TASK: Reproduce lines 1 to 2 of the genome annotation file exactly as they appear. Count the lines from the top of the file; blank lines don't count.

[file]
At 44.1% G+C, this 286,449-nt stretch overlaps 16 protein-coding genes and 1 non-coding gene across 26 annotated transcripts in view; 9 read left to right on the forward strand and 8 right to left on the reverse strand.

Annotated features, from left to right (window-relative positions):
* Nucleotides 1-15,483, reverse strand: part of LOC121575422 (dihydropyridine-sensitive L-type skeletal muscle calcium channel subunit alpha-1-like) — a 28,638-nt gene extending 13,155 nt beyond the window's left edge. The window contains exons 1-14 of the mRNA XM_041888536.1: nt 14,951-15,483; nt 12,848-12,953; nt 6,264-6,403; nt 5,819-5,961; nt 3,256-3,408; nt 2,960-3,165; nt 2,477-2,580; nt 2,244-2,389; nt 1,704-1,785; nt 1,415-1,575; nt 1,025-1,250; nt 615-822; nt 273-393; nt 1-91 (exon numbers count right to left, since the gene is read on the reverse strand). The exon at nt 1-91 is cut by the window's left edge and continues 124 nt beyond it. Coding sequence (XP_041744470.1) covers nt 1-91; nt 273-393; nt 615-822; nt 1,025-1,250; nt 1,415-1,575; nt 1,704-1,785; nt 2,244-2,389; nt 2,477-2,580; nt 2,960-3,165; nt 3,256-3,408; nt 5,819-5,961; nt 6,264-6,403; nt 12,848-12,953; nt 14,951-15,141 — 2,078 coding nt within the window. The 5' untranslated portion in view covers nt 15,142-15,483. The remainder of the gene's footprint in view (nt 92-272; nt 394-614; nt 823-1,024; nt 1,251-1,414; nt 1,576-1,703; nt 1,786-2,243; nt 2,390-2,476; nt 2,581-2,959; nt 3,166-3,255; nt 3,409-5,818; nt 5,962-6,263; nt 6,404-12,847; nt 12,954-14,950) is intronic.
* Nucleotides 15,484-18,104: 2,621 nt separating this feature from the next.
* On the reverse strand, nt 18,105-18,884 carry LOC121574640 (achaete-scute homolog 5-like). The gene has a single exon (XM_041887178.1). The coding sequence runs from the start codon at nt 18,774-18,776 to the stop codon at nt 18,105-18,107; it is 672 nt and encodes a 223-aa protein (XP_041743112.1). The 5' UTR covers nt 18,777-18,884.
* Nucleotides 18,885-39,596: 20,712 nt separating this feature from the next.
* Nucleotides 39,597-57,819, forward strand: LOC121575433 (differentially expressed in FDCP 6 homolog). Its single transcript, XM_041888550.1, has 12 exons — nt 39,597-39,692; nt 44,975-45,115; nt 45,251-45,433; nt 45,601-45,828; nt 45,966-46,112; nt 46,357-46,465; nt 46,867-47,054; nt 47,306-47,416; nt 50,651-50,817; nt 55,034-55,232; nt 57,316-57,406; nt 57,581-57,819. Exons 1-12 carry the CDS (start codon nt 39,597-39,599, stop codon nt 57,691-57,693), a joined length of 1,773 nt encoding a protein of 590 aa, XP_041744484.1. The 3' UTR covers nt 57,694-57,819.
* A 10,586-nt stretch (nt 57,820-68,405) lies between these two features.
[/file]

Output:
At 44.1% G+C, this 286,449-nt stretch overlaps 16 protein-coding genes and 1 non-coding gene across 26 annotated transcripts in view; 9 read left to right on the forward strand and 8 right to left on the reverse strand.

Annotated features, from left to right (window-relative positions):